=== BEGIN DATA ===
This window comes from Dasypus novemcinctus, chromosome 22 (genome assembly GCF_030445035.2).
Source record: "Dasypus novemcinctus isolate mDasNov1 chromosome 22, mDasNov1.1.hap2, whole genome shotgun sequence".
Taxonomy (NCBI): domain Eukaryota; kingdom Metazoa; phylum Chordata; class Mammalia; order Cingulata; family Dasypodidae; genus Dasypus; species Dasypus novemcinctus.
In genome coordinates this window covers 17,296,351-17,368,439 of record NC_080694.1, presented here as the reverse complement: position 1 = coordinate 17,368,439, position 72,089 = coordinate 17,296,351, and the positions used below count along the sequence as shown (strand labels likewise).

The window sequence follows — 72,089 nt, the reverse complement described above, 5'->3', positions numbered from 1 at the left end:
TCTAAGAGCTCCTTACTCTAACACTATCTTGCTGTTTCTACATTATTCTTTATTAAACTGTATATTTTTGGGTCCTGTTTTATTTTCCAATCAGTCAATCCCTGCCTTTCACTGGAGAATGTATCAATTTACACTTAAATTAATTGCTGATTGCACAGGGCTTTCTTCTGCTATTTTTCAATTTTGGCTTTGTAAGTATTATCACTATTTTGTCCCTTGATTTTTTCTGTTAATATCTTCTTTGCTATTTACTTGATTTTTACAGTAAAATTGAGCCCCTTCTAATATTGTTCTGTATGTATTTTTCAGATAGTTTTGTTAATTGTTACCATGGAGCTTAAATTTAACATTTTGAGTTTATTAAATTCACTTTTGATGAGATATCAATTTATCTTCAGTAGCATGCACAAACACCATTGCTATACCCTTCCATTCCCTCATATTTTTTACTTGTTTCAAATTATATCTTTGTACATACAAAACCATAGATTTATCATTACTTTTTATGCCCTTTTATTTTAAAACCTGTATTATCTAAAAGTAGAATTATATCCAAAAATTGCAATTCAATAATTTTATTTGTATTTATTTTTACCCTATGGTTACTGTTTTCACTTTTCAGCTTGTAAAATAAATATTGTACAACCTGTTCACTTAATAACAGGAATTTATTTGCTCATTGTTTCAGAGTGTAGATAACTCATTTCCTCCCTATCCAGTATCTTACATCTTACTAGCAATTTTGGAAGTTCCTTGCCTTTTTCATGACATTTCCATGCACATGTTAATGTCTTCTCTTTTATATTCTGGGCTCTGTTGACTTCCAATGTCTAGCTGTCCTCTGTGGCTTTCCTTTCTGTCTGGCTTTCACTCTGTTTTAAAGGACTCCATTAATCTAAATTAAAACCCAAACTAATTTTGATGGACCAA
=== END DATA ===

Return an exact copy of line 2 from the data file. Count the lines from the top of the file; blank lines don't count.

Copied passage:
Source record: "Dasypus novemcinctus isolate mDasNov1 chromosome 22, mDasNov1.1.hap2, whole genome shotgun sequence".